See? It is possible to write a headline that doesn't blame police for the fatalities caused by fleeing motorists. When it comes to the debate about police pursuits, it seems the media has chosen its side. With headlines like "Police pursuit ends in serious injury" (NZPA); "Two killed in city after police pursuit" (The Press); and "Man seriously injured in police pursuit crash" (NZPA), it's not surprising that public heat is being directed towards police.
The man seriously injured in the NZPA headline above was an unlicensed driver who failed to stop when police tried to pull him over for speeding. Surely it was this man's decision to drive without a license, and then to flee police, that resulted in his crash - not the police's decision to pursue him? While I'm always ready to give a high-five to the long arm of the law for doing their job, the media's bias isn't completely baseless: New Zealand has more police pursuits per capita than anywhere else. Last year, there were 2000. In July, a review to police procedure on pursuits "made a number of recommendations" and "tightened up a number of criteria". But since the review, another six deaths have occurred during police pursuits. For 2010, that makes a grim total of 12 fatalities.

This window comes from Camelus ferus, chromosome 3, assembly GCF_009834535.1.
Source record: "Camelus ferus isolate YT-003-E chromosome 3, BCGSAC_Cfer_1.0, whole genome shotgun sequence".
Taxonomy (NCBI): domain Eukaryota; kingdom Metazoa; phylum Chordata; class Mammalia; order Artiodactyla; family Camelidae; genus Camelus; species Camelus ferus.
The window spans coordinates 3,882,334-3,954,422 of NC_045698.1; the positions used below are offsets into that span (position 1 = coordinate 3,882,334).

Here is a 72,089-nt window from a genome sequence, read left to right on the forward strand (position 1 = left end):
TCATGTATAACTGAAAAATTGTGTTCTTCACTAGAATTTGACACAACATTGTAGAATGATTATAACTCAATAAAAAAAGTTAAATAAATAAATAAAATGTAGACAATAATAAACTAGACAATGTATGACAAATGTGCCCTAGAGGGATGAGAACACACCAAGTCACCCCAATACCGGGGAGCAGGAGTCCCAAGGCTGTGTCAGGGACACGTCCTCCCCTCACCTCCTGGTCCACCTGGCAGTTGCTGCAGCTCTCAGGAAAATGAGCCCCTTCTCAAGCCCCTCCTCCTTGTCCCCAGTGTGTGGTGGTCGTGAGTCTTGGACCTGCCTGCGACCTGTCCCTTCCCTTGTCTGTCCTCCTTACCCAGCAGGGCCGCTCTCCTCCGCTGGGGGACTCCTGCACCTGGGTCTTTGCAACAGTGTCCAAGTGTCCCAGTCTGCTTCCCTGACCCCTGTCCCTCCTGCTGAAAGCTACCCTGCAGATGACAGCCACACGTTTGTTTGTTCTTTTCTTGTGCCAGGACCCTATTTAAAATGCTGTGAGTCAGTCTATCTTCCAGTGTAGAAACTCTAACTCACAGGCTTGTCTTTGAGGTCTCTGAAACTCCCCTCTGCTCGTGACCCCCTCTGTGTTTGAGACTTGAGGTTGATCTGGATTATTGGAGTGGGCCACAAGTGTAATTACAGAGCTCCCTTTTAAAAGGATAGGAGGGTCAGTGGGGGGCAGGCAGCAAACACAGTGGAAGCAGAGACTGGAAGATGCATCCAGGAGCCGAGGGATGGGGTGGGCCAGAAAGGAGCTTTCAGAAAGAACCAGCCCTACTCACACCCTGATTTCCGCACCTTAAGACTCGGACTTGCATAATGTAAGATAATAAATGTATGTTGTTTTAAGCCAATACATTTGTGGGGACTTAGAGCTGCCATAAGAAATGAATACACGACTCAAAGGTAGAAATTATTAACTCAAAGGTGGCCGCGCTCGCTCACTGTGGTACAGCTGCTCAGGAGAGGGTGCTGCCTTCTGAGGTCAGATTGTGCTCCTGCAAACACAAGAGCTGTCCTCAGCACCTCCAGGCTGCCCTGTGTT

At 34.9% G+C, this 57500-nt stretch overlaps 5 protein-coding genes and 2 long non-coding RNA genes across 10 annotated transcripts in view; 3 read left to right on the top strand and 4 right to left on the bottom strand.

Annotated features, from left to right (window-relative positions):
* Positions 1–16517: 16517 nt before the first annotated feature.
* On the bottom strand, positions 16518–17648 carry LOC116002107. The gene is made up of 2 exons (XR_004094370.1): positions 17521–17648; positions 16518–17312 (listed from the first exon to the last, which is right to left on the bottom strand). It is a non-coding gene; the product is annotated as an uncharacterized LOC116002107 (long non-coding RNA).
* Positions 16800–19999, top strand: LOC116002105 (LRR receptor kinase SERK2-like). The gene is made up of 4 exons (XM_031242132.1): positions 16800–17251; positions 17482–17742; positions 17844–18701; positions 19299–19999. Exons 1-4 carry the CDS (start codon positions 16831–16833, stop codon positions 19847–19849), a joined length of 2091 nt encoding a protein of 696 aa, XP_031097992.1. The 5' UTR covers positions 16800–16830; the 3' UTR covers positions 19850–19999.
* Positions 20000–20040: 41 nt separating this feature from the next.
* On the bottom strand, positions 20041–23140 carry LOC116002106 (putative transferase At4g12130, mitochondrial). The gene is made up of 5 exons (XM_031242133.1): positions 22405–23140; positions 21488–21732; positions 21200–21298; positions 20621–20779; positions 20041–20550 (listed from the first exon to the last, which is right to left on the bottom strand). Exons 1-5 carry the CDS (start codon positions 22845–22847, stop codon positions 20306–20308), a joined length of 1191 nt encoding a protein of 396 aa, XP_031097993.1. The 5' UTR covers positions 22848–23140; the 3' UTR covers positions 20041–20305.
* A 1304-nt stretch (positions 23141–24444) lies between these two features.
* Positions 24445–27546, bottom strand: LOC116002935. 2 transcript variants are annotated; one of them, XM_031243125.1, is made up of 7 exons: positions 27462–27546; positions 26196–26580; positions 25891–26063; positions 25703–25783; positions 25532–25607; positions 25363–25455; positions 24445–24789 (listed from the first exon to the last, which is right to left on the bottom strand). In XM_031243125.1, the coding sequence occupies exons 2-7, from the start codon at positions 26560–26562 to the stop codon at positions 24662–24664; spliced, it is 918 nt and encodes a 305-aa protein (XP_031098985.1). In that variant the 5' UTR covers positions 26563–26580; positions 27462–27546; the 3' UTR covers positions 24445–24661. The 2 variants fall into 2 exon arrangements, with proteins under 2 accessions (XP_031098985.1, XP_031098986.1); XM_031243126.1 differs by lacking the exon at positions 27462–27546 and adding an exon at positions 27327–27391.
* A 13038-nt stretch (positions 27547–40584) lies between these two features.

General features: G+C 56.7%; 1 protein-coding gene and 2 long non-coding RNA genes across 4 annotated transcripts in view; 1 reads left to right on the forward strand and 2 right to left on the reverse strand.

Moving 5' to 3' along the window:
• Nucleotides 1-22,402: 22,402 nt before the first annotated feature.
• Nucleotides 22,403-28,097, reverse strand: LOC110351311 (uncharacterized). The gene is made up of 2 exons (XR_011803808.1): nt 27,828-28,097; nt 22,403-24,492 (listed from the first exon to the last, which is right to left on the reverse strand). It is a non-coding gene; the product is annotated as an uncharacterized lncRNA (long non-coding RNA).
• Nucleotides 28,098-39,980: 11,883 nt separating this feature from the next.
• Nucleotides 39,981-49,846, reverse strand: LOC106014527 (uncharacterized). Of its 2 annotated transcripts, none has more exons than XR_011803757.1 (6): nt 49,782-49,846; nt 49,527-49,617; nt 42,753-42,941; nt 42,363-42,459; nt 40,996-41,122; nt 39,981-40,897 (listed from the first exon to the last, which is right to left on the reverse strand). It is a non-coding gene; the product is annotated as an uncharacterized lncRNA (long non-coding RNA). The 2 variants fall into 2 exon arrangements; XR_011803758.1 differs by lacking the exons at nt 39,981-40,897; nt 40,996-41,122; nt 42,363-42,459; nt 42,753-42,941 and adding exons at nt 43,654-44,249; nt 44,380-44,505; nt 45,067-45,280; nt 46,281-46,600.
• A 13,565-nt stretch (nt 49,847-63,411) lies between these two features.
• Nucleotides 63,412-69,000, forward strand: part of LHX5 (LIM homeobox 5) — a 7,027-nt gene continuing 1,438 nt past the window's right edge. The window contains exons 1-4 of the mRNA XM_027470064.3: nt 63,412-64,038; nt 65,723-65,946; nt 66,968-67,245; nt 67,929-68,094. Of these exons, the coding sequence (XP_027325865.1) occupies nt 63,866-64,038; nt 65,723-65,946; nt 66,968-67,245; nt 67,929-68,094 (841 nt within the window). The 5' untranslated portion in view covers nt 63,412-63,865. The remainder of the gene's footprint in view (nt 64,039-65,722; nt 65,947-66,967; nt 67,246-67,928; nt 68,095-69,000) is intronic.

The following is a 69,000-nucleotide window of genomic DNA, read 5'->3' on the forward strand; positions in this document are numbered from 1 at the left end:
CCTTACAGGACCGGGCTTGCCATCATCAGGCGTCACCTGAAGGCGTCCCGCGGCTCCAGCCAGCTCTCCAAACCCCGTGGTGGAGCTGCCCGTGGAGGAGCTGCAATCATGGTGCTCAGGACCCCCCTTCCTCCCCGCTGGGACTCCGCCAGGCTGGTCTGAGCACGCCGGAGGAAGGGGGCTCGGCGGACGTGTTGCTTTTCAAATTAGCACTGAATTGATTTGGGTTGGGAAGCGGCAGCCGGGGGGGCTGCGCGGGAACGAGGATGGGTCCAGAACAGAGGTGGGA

The Candor Trust is a lobby group calling for a Royal Commission of Inquiry into police pursuits. The Trust wants to see a moratorium on pursuing minor matters and chases involving young drivers. But will condoning low-level lawlessness on our roads really be safest in the long run? What might be the outcome be if a boyracer caught going 120km/hr knows he can get away with it if he simply speeds away from police?
It seems the answer to our police pursuit problem may not be 'blue and white'. Could a Royal of Commission of Inquiry find the solution to prevent further tragedies?